Mast cells may promote the growth of cancer cells directly (vide supra). Mast cells have also been shown to regulate proliferation of blood vessels, and to participate in induction of angiogenic switch, necessary for a fully malignant phenotype. Wilk et al. [51] have seen a stepwise increase of tryptase-positive and chymase-positive mast cells from normal mucosa, to cervical intraepithelial neoplasia, and ultimately to invasive cervical carcinoma. A similar progression of mast cell numbers was described for oral dysplasia and cancer [52]. In addition, mast cells were also shown to participate in the progression of cutaneous tumors. Our group has suggested a possible role of MCs in progression from melanocytic nevus to melanoma [53].

Possible therapeutic impact

As any important factor in cancer pathogenesis, tumor-associated mast cells may represent a target for treatment. Bowrey et al. [12] used cimetidine in breast cancer patients. This compound blocks histamine receptors, but is also known to inhibit activation of mast cells. The study showed only a minimal and non significant effect on tumor growth. As tryptase and chymase are important for cancer progression, inhibition of these proteinases might be promising. Compounds targeting tryptase are underdeveloped, and although designed as anti-allergic, might have an antitumor effect as well [54, 55].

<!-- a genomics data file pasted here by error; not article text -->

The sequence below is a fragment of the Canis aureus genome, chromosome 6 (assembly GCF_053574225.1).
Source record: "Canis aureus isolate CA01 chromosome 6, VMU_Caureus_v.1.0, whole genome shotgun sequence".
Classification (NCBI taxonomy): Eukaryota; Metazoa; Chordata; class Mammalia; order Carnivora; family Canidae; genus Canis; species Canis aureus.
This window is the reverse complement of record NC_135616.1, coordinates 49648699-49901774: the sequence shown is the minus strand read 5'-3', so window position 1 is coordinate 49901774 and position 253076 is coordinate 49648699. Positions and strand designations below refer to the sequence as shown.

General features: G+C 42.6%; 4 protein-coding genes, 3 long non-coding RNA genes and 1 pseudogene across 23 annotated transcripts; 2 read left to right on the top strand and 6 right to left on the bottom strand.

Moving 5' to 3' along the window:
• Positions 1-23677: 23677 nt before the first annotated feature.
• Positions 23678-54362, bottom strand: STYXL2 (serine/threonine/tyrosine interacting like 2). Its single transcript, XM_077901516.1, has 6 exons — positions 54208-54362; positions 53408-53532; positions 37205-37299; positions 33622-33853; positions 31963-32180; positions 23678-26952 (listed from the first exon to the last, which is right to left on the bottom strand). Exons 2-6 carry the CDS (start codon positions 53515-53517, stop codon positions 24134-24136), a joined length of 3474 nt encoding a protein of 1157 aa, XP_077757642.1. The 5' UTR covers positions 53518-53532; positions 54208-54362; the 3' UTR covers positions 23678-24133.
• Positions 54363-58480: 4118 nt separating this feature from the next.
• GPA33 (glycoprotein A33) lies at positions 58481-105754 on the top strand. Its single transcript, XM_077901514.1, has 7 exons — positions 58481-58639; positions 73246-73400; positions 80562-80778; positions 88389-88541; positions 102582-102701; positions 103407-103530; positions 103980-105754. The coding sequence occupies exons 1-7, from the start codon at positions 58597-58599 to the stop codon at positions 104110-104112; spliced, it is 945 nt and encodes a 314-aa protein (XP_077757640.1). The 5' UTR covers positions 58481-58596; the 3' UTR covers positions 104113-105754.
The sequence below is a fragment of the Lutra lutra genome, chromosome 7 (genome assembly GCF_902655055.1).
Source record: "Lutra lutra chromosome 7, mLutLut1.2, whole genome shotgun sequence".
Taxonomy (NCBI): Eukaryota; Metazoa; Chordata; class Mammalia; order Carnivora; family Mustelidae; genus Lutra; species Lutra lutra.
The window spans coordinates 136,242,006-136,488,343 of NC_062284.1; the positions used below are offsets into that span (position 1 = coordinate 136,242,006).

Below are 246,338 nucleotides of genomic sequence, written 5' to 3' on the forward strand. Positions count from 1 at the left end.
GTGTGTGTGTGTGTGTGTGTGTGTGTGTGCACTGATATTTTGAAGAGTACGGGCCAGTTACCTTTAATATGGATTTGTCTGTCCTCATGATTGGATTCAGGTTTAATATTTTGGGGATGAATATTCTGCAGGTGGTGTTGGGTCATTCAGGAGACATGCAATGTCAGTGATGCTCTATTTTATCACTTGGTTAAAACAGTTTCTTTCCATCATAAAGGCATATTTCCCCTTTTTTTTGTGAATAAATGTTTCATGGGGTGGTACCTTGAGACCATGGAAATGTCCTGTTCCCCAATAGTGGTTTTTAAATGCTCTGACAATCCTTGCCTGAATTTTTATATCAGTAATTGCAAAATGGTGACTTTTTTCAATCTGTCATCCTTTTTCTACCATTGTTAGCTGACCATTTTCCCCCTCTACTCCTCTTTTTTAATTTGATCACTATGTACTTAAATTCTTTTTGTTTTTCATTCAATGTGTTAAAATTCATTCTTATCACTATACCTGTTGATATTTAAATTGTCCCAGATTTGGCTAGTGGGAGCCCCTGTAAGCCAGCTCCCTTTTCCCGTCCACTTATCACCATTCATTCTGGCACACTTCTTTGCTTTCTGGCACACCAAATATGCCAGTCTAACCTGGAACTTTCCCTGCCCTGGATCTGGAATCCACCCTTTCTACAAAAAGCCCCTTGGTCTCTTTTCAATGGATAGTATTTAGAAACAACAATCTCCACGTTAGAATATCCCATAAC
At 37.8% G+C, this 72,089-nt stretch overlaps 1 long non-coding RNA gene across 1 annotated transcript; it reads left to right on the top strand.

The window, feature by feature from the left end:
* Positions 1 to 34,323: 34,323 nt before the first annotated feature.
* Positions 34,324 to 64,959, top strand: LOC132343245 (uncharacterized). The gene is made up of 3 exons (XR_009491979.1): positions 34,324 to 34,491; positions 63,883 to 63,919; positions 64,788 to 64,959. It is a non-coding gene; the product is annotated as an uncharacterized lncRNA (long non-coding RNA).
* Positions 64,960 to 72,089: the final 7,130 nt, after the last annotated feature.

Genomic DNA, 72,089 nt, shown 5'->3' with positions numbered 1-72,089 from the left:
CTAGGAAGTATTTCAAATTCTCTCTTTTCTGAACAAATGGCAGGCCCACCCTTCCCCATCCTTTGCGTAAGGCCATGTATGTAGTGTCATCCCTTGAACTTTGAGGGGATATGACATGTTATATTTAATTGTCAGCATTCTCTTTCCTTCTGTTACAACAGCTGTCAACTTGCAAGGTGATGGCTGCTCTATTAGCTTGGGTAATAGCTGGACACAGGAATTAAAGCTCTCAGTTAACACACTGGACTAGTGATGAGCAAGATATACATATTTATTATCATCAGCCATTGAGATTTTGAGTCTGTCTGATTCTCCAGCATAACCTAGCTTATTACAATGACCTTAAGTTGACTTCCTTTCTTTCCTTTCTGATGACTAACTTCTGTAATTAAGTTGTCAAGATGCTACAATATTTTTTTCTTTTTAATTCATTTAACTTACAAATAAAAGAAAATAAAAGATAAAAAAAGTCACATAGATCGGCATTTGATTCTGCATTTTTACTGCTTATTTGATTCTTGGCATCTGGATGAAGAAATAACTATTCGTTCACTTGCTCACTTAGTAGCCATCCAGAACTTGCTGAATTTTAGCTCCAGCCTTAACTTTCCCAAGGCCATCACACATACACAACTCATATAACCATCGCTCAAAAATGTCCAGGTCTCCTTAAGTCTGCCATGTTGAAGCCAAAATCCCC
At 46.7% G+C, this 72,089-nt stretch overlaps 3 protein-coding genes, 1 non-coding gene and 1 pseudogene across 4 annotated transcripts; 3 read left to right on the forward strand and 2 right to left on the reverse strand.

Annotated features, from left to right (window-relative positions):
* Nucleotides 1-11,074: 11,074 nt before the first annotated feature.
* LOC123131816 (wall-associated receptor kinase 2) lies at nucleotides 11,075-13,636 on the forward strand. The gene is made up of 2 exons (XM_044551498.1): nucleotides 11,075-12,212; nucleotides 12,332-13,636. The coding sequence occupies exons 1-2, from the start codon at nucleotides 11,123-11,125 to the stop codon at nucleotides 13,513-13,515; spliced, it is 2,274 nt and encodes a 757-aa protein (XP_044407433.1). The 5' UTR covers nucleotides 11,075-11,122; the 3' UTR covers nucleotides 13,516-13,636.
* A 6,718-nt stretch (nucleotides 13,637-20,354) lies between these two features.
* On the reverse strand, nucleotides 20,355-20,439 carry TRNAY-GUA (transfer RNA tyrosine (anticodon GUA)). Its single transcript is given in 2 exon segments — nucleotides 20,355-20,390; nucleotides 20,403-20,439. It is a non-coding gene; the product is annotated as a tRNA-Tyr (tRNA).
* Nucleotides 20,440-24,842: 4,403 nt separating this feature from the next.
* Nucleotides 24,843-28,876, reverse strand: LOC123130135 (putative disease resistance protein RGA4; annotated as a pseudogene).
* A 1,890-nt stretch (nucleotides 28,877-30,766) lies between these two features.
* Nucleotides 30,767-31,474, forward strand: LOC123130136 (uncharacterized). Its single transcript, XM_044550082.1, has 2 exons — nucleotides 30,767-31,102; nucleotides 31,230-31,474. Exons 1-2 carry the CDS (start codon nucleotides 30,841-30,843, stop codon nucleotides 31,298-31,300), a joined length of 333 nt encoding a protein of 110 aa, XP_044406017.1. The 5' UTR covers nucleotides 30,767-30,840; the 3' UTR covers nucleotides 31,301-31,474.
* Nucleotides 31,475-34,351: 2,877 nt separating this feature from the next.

Some of the currently known “targeted” therapeutic methods may target mast cells as well. This may be voluntary or an unexpected effect. The c-kit tyrosine kinase is targeted by imatinib and other compounds. SCF/c-Kit signaling is crucial for mast cells [56]. The former is selectively inhibiting the receptor altered in gastrointestinal stromal tumors, but not the wild form present on mast cells. Other formulations, as antiangiogenic sunitimib, sorafenib or nilotinib may have a broader spectrum of action. What is more, the non-neoplastic cancer-accompanying cells might be less prone to develop mutation-driven resistance. Such antitumor effect mediated by mast cell inhibition was shown in neurofibromas [18], both in the experimental model of neurofibromatosis and in single human subjects.

The net effect on cancer development may be difficult to assess, with unexpected results due to the complexity of regulatory networks.


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Address for correspondence

Grzegorz Dyduch MD, PhD

Department of Pathomorphology

Jagiellonian University

ul. Grzegórzecka 16

31-531 Kraków

phone: +48 12 619 96 12

e-mail: grzegorzdyduch@gmail.com